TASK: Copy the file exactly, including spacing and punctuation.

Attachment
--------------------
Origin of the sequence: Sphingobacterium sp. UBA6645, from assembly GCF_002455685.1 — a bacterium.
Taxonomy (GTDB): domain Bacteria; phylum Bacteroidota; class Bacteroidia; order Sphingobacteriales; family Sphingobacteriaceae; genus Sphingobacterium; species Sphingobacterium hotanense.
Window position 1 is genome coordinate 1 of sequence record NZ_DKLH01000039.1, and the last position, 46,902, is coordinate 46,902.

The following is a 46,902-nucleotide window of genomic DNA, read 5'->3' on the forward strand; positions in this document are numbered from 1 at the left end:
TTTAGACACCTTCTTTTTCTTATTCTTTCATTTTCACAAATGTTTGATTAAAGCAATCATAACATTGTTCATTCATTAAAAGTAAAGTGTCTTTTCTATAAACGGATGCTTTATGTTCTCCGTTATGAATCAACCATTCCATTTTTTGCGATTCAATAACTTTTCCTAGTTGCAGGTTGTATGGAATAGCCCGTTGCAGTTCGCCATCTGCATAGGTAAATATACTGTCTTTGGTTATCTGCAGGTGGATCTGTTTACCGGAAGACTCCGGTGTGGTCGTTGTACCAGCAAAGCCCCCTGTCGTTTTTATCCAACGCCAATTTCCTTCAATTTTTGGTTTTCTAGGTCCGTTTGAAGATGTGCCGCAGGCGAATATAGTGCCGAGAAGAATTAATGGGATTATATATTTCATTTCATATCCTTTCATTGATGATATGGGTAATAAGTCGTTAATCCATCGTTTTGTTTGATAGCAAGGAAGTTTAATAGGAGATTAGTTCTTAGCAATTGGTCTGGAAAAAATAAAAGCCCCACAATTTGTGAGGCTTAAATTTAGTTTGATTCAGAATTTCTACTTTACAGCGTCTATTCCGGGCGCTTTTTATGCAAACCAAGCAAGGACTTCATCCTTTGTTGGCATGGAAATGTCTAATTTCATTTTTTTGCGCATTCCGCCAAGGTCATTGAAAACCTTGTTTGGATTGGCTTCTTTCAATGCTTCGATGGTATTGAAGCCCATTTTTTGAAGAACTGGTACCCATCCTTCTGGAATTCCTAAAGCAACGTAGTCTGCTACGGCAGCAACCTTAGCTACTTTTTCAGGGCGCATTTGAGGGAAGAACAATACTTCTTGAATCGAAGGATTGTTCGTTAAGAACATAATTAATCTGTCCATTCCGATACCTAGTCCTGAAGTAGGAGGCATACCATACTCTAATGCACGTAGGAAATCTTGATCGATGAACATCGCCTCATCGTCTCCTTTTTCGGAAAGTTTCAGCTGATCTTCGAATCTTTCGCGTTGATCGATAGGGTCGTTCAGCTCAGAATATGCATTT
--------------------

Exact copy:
Origin of the sequence: Sphingobacterium sp. UBA6645, from assembly GCF_002455685.1 — a bacterium.
Taxonomy (GTDB): domain Bacteria; phylum Bacteroidota; class Bacteroidia; order Sphingobacteriales; family Sphingobacteriaceae; genus Sphingobacterium; species Sphingobacterium hotanense.
Window position 1 is genome coordinate 1 of sequence record NZ_DKLH01000039.1, and the last position, 46,902, is coordinate 46,902.

The following is a 46,902-nucleotide window of genomic DNA, read 5'->3' on the forward strand; positions in this document are numbered from 1 at the left end:
TTTAGACACCTTCTTTTTCTTATTCTTTCATTTTCACAAATGTTTGATTAAAGCAATCATAACATTGTTCATTCATTAAAAGTAAAGTGTCTTTTCTATAAACGGATGCTTTATGTTCTCCGTTATGAATCAACCATTCCATTTTTTGCGATTCAATAACTTTTCCTAGTTGCAGGTTGTATGGAATAGCCCGTTGCAGTTCGCCATCTGCATAGGTAAATATACTGTCTTTGGTTATCTGCAGGTGGATCTGTTTACCGGAAGACTCCGGTGTGGTCGTTGTACCAGCAAAGCCCCCTGTCGTTTTTATCCAACGCCAATTTCCTTCAATTTTTGGTTTTCTAGGTCCGTTTGAAGATGTGCCGCAGGCGAATATAGTGCCGAGAAGAATTAATGGGATTATATATTTCATTTCATATCCTTTCATTGATGATATGGGTAATAAGTCGTTAATCCATCGTTTTGTTTGATAGCAAGGAAGTTTAATAGGAGATTAGTTCTTAGCAATTGGTCTGGAAAAAATAAAAGCCCCACAATTTGTGAGGCTTAAATTTAGTTTGATTCAGAATTTCTACTTTACAGCGTCTATTCCGGGCGCTTTTTATGCAAACCAAGCAAGGACTTCATCCTTTGTTGGCATGGAAATGTCTAATTTCATTTTTTTGCGCATTCCGCCAAGGTCATTGAAAACCTTGTTTGGATTGGCTTCTTTCAATGCTTCGATGGTATTGAAGCCCATTTTTTGAAGAACTGGTACCCATCCTTCTGGAATTCCTAAAGCAACGTAGTCTGCTACGGCAGCAACCTTAGCTACTTTTTCAGGGCGCATTTGAGGGAAGAACAATACTTCTTGAATCGAAGGATTGTTCGTTAAGAACATAATTAATCTGTCCATTCCGATACCTAGTCCTGAAGTAGGAGGCATACCATACTCTAATGCACGTAGGAAATCTTGATCGATGAACATCGCCTCATCGTCTCCTTTTTCGGAAAGTTTCAGCTGATCTTCGAATCTTTCGCGTTGATCGATAGGGTCGTTCAGCTCAGAATATGCATTT